Waste Management

Since 2001, the city’s recycling and composting rate has increased from 4% up to 58%, with Welsh Government targets in place to reach 70% by 2025. Cardiff is currently the best core city for recycling and measures are in place to reach Welsh Government’s challenging targets.

A partnership has been set up with five local authorities to treat waste which cannot be easily recycled to produce green energy and further recycling materials.

The city’s food waste is processed at an Anaerobic Digestion plant to produce green energy and a fertiliser which can be used on agricultural land. This means the Council currently isn’t sending any waste to landfill.

The key projects being put forward in this sector are:

  • Reforming our kerbside waste collections by increasing the quality of the recycling collected using kerbside sorting – specifically the glass stream;
  • Continuing roll out of the Pink Sticker educational campaign, designed to reduce contamination in both the recycling and composting waste streams;
  • Improving customer service and the controls at the city’s recycling centres to maximise the amount of recycling recovered;
  • Exploring the options of a new residential and commercial recycling centre in the north of the city to accommodate further growth when it is required;
  • Exploring new models to manage green garden waste;
  • Delivering a new Reuse Centre by working with the third sector;
  • Removing all single-use plastics from council venues, with plans to replace the green bags provided to residents for recycling with reusable sacks; and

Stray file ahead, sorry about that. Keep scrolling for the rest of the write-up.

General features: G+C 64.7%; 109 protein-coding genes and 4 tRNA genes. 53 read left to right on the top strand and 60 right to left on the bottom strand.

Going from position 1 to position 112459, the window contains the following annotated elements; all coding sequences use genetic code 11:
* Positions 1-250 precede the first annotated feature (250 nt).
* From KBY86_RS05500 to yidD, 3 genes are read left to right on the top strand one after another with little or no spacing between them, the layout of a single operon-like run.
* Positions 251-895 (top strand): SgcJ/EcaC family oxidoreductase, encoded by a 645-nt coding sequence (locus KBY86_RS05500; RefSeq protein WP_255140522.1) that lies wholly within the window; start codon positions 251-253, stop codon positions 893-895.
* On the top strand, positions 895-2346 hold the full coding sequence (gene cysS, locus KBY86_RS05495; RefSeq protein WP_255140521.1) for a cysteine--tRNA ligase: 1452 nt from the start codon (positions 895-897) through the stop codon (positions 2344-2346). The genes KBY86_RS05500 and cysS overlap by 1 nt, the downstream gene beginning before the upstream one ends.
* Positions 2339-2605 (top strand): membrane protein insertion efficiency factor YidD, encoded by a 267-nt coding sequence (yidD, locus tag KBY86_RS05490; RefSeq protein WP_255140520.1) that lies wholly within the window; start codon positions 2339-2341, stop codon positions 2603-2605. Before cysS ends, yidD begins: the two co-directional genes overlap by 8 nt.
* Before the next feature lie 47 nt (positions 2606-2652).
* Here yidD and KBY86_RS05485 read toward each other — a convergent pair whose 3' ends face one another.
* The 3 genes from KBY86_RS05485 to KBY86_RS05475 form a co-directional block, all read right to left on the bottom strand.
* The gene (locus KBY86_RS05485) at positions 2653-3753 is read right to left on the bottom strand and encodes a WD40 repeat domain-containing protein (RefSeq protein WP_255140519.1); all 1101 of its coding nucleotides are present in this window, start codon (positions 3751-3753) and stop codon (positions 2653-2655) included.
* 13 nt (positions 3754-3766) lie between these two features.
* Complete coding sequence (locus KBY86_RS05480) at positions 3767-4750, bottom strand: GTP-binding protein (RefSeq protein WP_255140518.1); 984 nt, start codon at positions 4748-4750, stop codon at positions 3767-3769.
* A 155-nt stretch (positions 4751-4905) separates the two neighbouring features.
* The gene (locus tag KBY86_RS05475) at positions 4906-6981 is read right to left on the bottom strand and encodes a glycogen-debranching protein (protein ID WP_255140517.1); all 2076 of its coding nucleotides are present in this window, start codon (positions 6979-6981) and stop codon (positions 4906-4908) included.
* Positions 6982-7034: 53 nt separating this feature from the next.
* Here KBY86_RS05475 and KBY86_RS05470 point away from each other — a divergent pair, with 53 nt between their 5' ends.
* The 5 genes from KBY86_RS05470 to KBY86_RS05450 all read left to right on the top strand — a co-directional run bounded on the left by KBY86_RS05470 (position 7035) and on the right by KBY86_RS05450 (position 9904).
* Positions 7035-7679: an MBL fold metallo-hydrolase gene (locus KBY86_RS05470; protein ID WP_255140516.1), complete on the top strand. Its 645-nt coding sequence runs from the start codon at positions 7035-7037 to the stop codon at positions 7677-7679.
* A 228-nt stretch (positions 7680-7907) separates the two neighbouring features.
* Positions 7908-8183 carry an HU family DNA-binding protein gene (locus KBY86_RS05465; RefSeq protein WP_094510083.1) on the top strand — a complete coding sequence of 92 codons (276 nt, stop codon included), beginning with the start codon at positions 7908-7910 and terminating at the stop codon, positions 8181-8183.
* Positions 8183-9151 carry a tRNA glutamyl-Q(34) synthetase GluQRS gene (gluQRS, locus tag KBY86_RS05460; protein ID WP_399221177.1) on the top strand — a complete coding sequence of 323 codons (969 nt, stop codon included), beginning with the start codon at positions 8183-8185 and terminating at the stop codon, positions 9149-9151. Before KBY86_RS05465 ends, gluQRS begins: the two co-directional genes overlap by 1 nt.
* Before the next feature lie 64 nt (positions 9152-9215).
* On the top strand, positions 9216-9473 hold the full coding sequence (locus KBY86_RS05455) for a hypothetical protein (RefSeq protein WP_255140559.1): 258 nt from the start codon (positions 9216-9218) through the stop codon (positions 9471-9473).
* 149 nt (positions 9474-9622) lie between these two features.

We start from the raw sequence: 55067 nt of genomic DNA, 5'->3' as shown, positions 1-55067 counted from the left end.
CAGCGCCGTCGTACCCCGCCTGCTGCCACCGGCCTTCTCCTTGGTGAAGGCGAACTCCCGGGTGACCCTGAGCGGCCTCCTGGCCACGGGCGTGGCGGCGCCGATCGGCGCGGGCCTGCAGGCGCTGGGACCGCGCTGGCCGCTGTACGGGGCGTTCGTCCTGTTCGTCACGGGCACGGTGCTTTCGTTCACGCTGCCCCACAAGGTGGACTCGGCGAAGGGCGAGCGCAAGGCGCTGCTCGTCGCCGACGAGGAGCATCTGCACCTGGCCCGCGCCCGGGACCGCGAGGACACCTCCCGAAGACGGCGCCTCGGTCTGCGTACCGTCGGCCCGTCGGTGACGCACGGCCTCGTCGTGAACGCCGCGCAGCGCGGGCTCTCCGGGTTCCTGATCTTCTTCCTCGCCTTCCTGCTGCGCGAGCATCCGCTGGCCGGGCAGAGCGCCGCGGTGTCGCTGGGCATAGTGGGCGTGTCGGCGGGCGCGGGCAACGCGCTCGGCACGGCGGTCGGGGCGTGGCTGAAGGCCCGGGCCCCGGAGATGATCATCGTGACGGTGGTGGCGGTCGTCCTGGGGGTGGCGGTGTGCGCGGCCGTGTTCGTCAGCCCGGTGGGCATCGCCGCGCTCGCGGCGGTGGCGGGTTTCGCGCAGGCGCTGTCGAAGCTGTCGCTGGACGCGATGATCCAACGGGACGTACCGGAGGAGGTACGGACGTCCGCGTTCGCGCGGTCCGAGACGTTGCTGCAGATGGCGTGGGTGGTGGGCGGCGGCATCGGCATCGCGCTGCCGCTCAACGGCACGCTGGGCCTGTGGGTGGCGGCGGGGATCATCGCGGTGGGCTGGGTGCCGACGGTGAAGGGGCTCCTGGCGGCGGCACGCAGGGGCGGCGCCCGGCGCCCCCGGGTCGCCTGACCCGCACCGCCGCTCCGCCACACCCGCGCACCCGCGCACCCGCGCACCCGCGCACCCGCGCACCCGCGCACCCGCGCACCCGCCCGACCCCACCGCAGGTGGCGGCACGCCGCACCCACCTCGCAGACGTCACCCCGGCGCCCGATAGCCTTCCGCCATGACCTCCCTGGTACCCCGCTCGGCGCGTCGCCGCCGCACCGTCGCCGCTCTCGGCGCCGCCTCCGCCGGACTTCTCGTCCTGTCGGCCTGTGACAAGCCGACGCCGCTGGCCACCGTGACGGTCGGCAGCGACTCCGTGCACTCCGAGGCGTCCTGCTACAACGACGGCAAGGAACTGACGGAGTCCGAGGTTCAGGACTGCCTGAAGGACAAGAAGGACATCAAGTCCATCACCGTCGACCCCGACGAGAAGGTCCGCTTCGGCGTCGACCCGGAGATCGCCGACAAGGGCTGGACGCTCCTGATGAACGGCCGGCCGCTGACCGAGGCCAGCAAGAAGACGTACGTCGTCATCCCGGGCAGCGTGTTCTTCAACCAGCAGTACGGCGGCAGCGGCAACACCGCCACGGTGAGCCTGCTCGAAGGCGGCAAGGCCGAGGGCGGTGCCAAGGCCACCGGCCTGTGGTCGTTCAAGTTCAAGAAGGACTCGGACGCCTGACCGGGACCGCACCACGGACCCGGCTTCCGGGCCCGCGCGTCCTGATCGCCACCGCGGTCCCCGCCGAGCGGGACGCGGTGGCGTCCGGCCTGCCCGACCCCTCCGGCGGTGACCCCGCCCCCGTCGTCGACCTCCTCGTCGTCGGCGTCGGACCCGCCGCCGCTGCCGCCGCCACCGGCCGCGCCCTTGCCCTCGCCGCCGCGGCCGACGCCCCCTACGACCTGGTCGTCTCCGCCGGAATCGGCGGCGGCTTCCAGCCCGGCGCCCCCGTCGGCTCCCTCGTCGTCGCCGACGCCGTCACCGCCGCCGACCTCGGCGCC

• Working with Welsh Government to deliver the Circular Economy Strategy.

 

Water

As a result of climate change, more extreme weather patterns are being seen across the globe. This increases the likelihood of flooding and drought. Measures need to be put in place to decelerate the impacts of climate change, preventing the twin threats Cardiff faces from flash flooding and rising sea levels.

The award-winning Greener Grangetown project uses the latest sustainable drainage techniques (SuDs) to catch, clean, and divert rain water directly into the river Taff. This project is the first ever to be retrofitted into a community and ensures that over 42,000m2of surface water – the equivalent of 10 football pitches – is being removed from the waste water network. This project also has substantive savings in energy that would otherwise be used to pump the water into the sewage works.

The Rhiwbina Flood Defence project has also been installed which protects 200 homes and businesses from flooding and works have also been carried out at Waterloo gardens.

The key projects being put forward in this sector are:

  • Ensuring that all developments which are 100m2or bigger have a sustainable drainage system in place to manage on-site surface water. This includes the new cycleways;
  • Implementing river flood defences on the river mouth and lower estuary of the River Rhymney, protecting properties and amenities as well as ensuring that the former landfill site is protected from erosion;
  • Opening up Churchill Way Canal Dock Feeder and restoring the historic city centre waterway. This will manage surface water in a more sustainable way and increase the opportunity for more trees and biodiversity alongside the route; and
  • Make drinking water refill stations available across the city to avoid the need for single-use plastic bottles.

The council is calling upon the public and business to feedback on the draft strategy to help it shape its final delivery plans. A five-month period of consultation is due to open after Cabinet takes the report on Thursday afternoon, October 15.

A series of more detailed engagement events will also be held with stakeholders throughout the consultation period. These will focus on selected topics and on gathering the views of a wide variety of stakeholder groups, including young people and schools.

The full One Strategy document and report can be read here